But figuring out your target population is not easy.
First, let’s start with who is not your target population:
Not Your Funders
Your target population is not individuals or groups who fund your work. While funders are absolutely critical to your success, they are not core to your mission-related work. So while you would love to influence them to give you more money, their doing that will not by itself create social change. They are not your target population, rather they are a means to an end.
Not The Targets of Your Competitors or Collaborators
Your target population is also not individuals or groups that are being better benefitted or influenced by other organizations or entities. This is where your Marketplace Map comes in (another key part of a strategic planning process). As a nonprofit you will be most successful when your 1) core competencies (what you do better than anyone else) uniquely position you to address 2) a community need, apart from your 3) competitors or collaborators. So once you figure out who your competitors and collaborators are, you should avoid target populations that are being more effectively served by those other entities.
Not Those Who You Cannot Change
Your target population is also not individuals or groups who you really want to help, but are simply not well-positioned to do so. This is the case with nonprofit leaders who are so big-hearted that they continue to add new groups to serve until they realize that their services and the people they serve range much too far and wide. This approach often spreads a nonprofit too thin and ends up providing diminishing returns for the organization and their clients. While it often goes against a nonprofit leader’s ethos, sometimes you have to turn some people away in order to better serve those who you can serve really well.
So who is your target population?
Your target population then are those people who you are uniquely positioned to benefit or influence and in doing so you will move closer to achieving your nonprofit’s long-term vision for change. When you get clearer about who you are best positioned to benefit or influence, you will be better able to direct your precious resources (staff, board, funders, volunteers) toward achieving that ultimate goal.
In other words, when you are clearer about who you want to change, you will become better at actually creating that change.
If you want to learn more about a Theory of Change, download the Design a Theory of Change Guide, or if you want to learn more about the strategic planning process I take clients through, download the Strategic Planning Benefit Sheet.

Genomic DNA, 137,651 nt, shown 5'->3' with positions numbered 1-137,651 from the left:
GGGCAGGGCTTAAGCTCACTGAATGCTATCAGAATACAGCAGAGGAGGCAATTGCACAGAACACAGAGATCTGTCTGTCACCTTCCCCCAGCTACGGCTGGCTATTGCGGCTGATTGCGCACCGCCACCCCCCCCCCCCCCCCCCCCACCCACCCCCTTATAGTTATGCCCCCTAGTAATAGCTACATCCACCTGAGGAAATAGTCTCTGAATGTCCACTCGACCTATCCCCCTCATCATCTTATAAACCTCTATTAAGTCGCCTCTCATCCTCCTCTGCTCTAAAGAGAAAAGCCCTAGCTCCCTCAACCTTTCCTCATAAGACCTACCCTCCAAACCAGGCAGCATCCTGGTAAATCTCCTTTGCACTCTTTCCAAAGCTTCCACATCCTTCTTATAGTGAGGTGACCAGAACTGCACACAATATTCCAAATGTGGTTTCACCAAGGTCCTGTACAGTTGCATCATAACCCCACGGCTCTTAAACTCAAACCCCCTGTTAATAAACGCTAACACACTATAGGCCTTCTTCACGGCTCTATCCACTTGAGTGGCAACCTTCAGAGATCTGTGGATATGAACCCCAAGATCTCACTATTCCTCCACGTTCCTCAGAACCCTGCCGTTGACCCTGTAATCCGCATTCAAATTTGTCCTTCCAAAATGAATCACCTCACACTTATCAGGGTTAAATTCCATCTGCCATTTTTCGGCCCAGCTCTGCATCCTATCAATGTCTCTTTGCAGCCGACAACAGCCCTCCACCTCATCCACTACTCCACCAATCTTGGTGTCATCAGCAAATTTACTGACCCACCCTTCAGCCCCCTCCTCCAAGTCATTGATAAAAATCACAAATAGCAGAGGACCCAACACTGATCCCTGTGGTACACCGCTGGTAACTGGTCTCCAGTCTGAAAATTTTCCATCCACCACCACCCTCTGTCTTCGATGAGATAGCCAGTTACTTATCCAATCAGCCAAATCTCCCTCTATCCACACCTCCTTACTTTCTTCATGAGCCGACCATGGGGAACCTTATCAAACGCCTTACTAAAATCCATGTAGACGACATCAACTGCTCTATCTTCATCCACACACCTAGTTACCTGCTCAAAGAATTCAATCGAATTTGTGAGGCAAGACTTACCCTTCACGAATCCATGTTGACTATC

Photo Credit: vizzzual.com
This week the Evelyn and Walter Haas, Jr. Fund released the second in their series of reports about fundraising. Their Fundraising Bright Spots report, by Kim Klein from Klein & Roth Consulting and Jeanne Bell from CompassPoint, joins their Beyond Fundraising report, released last month.
These two reports are part of the Haas, Jr. Fund’s larger “Resetting Development” effort “to ‘learn out loud’ about how to…help put the sector on a surer path to sustainability and long-term success.” Given my concerns about their Beyond Fundraising report, the Haas, Jr. Fund very graciously asked me to review this latest report.
This new report analyzes 16 social change organizations that have been successful at individual fundraising to determine what the sector can learn from them.
I am always a huge fan of case studies. I think there is much to be gained by looking at others who have done things well, so I applaud the Haas, Jr. Fund for moving from theory into practice to see what is working in individual fundraising.
But first, we have to understand this report for what it is. This report only looks at nonprofits that have been successful with individual donor fundraising, which is just one of several ways that nonprofits bring money in the door. And the report only looks at “progressive organizations with limited budgets and small staffs.” So I would argue that this report and the case studies contained within it will only be applicable to similar types of nonprofits that have individual fundraising as part of their financial model.
Nevertheless, the report finds four themes present in these 16 social change organizations, which are that fundraising:
- Is core to the organization’s identity
- Is distributed broadly across staff, board and volunteers
- Succeeds because of authentic relationships with donors
- Is characterized by persistence, discipline, and intentionality
Many, if not all, of these themes make up the “culture of philanthropy” that the Beyond Fundraising report described.
There were several things I liked about the Bright Spots report.
First, I love the report’s focus on making fundraising part of the job of an entire organization’s board and staff. Two case studies in particular, Jewish Voice for Peace and Mujeres Unidas y Activas, demonstrate how major donor fundraising should be shared among senior staff and board members. For example Jewish Voice for Peace “has 57 portfolio managers from across the staff, board, and volunteers who together manage 600 major donor relationships in addition to other roles they play within the organization.”
Indeed the report points out that in these 16 organizations the head fundraiser’s role is to marshal staff, board and other organization resources toward fundraising, which I love: “Time and again, we heard from the development directors at these organizations that their job is to coordinate, to teach, to coach, and to inspire. The individuals in this role are highly relational and they take deep satisfaction in enabling staff, board, volunteers, and members to be successful fundraisers.”
Second, I really appreciate the Breast Cancer Action case study, which emphasizes creating a give/get fundraising requirement for the entire board: